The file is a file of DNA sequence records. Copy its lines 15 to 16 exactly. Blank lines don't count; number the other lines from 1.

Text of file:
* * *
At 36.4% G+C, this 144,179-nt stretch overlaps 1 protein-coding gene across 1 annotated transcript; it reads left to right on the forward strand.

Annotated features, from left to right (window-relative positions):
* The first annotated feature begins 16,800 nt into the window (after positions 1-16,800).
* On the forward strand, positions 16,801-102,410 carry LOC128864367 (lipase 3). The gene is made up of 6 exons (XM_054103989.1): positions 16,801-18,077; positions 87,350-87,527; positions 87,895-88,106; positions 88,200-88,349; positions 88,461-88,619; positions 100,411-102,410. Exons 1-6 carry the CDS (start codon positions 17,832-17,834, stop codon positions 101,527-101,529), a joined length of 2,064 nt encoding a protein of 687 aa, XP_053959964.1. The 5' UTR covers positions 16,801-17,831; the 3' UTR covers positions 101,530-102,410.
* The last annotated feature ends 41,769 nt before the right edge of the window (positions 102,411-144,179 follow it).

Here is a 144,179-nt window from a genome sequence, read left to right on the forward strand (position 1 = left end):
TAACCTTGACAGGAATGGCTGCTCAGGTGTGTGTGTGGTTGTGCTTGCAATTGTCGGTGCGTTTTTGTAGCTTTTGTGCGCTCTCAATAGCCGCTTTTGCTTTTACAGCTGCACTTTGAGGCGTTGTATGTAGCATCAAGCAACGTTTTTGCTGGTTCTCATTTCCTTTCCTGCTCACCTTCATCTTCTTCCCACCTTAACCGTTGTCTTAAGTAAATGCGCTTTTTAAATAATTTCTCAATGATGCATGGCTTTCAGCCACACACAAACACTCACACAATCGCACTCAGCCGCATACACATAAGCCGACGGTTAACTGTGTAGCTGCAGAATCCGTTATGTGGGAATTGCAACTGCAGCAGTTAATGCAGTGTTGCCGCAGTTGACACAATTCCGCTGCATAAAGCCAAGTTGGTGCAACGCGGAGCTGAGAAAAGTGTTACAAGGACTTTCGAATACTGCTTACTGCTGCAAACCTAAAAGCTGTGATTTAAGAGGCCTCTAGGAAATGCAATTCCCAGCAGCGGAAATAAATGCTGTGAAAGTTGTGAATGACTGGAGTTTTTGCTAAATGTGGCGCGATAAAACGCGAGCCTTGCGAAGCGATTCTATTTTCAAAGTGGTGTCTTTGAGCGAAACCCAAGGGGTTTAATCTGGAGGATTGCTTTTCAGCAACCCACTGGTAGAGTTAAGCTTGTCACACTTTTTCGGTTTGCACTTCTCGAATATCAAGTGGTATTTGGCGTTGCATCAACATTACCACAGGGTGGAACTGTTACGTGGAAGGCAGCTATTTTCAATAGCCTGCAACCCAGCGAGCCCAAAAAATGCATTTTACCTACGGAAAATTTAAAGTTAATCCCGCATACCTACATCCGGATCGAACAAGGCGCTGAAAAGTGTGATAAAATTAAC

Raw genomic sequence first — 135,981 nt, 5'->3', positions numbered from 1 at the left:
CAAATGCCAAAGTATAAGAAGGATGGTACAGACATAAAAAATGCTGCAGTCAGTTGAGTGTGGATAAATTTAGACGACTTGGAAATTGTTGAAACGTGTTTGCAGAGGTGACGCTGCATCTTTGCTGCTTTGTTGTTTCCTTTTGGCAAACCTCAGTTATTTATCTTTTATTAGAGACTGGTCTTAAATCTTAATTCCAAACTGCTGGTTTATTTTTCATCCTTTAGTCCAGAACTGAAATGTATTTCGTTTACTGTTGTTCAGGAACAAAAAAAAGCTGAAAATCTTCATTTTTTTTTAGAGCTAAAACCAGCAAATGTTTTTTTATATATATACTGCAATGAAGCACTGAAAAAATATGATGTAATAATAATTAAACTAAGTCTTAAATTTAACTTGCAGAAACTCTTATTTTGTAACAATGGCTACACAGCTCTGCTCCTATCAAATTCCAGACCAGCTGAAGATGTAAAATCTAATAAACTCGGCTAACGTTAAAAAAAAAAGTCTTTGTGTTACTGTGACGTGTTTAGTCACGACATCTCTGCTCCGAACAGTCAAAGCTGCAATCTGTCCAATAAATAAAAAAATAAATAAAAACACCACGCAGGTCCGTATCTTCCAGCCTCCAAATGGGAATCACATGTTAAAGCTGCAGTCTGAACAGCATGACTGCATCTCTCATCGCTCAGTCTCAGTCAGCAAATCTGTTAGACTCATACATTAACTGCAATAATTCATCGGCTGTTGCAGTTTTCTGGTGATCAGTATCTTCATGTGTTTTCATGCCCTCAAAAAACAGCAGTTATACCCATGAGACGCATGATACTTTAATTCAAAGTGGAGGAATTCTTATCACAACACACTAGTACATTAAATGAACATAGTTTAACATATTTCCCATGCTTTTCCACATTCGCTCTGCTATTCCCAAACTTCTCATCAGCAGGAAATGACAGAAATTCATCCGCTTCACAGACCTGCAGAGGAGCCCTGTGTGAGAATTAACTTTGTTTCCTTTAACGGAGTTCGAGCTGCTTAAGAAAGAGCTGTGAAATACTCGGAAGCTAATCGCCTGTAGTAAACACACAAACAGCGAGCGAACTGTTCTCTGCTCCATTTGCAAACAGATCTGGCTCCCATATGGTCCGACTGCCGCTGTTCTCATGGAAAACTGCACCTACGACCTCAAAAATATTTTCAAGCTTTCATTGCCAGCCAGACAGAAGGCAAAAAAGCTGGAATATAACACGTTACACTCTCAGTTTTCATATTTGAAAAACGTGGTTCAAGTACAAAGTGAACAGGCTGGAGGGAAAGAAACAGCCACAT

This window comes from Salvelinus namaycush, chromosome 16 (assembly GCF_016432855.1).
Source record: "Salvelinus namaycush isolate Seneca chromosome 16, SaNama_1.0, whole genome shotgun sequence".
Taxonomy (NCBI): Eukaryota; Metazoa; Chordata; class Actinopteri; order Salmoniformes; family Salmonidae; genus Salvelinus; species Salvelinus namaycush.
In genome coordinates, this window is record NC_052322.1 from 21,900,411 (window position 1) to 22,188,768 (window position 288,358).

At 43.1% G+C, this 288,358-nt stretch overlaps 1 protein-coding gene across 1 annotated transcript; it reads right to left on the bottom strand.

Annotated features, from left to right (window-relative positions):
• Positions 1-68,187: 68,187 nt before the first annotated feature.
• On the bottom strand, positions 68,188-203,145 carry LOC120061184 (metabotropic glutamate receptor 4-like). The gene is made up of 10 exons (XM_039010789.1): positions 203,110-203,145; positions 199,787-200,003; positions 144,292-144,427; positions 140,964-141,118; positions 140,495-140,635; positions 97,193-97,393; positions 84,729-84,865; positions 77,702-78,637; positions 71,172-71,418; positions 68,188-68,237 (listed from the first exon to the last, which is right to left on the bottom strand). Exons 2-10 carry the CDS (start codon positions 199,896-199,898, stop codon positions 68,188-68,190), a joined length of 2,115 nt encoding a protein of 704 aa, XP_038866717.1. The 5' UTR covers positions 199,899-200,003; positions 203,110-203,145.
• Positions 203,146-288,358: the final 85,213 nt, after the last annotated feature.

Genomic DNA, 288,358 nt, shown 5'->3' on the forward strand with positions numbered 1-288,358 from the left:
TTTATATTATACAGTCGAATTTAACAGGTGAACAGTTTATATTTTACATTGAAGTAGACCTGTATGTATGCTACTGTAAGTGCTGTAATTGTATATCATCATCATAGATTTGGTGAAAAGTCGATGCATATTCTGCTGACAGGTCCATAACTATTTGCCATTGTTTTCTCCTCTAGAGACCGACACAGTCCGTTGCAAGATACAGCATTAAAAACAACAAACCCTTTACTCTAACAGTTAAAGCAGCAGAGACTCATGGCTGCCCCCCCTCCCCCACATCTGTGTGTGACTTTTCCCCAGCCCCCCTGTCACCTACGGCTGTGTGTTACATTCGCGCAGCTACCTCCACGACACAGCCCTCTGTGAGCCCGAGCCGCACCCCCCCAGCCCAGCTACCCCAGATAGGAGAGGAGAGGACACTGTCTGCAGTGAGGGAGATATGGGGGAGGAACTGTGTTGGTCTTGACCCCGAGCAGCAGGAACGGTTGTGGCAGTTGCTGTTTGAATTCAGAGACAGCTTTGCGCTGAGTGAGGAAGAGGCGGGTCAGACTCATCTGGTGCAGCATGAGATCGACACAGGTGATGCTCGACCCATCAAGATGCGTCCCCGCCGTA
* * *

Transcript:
Annotated features, from left to right (window-relative positions):
• Positions 1-68,187: 68,187 nt before the first annotated feature.